The title of Jesmyn Ward’s wistful memoir about growing up in Mississippi and the men who shaped and defined that live derives from come from one of the quotes attributed to Harriet Tubman. Tubman was talking about the pain of losing the men so...
Jesmyn Ward is an award-winning, African-American writer from Mississippi. She is the recipient of several awards, including the National Book Award, for her novels, Salvage the Bones (2011) and Where the Line Bleeds (2008), and for her memoir, The Men We Reaped (2013).
Raised in De Lisle, Mississippi—the real-world location on which the settings of both her novels are based—Ward lived through Hurricane Katrina, seeking shelter with her family in her grandmother’s double-wide trailer (PBS). She has spoken frequently about her experience growing up in a black, middle-class community, particularly in the wake of Katrina, and about its influence on her fiction.
“I saw an entire town demolished, people fighting over water, breaking open caskets searching for something that could help them survive,” she said in an interview with The Paris Review. “I realized that if I was going to assume the responsibility of writing about my home, I needed narrative ruthlessness. I couldn’t dull the edges and fall in love with my characters and spare them. Life does not spare us” (The Paris Review).
A first-generation college student at the University of Michigan, Ward earned her MFA shortly before Hurricane Katrina hit the Gulf Coast. She went on to receive a two-year Stegner fellowship at Stanford University in 2008 and subsequently served as the University of Mississippi’s Grisham Writer in Residence in 2010 (Lyceum Agency, "Grisham Writers").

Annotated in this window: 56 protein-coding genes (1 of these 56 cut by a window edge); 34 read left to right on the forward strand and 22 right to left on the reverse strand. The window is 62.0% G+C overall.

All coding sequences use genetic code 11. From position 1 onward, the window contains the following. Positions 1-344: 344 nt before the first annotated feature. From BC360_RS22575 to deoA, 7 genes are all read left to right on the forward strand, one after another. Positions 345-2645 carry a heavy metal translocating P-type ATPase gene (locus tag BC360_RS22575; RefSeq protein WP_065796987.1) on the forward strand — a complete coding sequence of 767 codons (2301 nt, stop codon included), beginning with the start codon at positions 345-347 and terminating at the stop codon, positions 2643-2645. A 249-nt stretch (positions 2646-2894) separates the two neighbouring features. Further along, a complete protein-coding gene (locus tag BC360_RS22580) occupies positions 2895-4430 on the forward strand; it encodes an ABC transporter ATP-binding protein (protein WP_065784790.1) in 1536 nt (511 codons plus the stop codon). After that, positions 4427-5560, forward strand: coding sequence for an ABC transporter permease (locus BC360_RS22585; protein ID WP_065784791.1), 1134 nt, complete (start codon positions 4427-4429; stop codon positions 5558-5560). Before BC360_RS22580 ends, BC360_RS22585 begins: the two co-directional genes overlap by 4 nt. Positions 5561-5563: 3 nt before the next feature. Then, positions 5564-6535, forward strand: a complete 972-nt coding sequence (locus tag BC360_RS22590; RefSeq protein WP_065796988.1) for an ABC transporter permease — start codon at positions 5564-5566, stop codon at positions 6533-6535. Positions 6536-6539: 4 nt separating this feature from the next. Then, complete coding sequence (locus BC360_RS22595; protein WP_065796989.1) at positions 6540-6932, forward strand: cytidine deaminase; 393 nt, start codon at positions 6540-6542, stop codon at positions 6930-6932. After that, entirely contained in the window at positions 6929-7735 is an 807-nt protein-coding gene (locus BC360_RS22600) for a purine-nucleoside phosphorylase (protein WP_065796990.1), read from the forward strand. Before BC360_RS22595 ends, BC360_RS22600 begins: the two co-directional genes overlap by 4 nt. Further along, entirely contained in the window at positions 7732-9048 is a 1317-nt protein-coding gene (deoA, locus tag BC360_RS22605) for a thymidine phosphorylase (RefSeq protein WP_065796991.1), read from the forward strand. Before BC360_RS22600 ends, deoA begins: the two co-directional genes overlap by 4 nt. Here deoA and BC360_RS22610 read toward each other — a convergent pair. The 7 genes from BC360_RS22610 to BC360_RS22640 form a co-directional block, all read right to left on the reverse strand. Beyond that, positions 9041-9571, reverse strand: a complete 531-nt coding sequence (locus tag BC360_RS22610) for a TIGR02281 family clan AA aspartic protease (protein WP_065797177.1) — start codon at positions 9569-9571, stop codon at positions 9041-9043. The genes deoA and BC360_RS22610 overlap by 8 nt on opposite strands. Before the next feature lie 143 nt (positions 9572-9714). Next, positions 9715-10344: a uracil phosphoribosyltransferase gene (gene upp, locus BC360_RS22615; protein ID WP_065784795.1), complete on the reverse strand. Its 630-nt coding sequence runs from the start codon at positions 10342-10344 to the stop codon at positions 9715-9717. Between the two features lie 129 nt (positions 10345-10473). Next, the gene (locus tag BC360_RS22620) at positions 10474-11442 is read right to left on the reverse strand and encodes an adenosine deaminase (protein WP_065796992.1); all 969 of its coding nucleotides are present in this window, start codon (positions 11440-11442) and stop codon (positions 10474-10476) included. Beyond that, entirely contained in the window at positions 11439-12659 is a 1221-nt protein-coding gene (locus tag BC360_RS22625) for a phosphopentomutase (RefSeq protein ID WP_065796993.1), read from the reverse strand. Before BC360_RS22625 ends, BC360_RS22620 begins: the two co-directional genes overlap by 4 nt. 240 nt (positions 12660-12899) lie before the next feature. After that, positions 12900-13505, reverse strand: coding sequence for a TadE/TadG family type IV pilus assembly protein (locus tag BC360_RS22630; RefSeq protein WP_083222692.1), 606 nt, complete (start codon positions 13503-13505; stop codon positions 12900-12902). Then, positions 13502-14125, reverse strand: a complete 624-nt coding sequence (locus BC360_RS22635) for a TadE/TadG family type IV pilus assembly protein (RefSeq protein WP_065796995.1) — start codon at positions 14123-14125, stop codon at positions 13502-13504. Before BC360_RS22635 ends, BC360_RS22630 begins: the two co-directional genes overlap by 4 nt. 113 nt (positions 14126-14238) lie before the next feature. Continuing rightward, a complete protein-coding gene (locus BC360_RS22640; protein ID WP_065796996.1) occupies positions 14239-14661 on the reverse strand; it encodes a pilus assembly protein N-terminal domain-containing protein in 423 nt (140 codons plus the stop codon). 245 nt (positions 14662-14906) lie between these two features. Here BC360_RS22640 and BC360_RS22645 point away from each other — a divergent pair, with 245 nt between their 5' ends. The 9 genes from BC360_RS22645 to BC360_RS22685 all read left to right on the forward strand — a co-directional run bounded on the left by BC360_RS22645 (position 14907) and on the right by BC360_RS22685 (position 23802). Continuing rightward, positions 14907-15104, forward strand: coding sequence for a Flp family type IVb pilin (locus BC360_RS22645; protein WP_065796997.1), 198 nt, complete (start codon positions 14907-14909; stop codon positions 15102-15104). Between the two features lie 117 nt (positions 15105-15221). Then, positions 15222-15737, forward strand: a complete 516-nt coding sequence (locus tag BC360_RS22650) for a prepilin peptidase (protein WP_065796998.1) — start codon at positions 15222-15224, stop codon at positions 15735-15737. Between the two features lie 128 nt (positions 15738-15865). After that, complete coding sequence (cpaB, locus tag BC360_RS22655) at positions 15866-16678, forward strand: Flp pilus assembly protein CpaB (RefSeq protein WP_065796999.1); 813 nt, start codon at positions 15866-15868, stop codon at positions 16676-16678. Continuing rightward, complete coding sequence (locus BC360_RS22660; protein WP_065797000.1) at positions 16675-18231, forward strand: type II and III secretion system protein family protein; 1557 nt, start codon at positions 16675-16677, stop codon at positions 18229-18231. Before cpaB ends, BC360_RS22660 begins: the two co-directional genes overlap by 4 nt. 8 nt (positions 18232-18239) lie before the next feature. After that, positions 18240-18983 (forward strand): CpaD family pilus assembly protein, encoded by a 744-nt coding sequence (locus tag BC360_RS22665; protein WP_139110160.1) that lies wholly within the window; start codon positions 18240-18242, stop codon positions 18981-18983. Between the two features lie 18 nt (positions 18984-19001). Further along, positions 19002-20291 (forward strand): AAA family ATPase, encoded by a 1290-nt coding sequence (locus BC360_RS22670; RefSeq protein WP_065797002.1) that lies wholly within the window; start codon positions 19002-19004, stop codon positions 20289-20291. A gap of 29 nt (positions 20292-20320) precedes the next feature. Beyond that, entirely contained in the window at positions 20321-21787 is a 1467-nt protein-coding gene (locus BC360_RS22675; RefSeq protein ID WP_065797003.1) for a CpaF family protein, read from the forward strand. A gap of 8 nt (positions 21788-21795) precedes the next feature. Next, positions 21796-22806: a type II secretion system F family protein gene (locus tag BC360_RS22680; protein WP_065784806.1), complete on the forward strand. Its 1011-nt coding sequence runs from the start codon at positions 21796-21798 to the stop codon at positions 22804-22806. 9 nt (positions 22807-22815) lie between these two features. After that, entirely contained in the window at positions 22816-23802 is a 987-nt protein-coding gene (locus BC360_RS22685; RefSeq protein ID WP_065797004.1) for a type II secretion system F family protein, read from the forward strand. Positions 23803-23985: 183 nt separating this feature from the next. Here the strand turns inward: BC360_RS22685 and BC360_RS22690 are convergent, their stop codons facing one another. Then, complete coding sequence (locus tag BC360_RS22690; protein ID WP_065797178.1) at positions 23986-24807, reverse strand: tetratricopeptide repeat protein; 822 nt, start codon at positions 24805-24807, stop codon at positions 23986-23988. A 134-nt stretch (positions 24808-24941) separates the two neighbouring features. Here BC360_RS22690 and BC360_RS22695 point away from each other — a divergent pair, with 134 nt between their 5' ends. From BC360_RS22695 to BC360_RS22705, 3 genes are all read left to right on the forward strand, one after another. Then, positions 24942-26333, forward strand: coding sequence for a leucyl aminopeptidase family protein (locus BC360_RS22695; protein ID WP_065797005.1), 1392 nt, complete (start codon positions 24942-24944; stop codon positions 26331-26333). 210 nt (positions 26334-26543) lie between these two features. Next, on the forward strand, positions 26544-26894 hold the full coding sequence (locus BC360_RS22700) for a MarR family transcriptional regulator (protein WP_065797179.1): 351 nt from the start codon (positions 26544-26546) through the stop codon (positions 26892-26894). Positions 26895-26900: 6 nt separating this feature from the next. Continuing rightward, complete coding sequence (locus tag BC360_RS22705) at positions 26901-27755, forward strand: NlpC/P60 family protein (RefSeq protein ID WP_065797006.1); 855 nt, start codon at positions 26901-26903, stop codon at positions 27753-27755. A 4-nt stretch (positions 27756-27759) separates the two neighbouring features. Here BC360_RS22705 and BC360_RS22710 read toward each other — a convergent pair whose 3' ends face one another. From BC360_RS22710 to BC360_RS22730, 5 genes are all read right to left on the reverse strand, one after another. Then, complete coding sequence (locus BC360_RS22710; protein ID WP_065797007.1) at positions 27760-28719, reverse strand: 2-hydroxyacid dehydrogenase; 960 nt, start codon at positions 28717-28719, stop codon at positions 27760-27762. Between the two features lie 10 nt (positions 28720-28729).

Infusing her experience of the storm’s impact on poor, black communities on the Gulf Coast, Ward wrote Salvage the Bones to wide critical acclaim in 2011. The novel received the National Book Award the same year, as well as an Alex Award from the American Library Association. Ward’s most recent book, The Men We Reaped, was published in 2013 and pays tribute to five men in Ward’s life, including her brother and cousin, who died of various causes, ranging from drugs to suicide, over a period of five years.
In 2014, Ward joined the creative writing faculty at Tulane University in New Orleans, Louisiana, where she drove through parts of the city that had been leveled by Hurricane Katrina during her commute each day.
After receiving the American Academy of Arts and Letters’ Strauss Living Award for literary excellence in 2016, Ward took time off from her professorship at Tulane and is currently at work on a new novel (Lyceum Agency).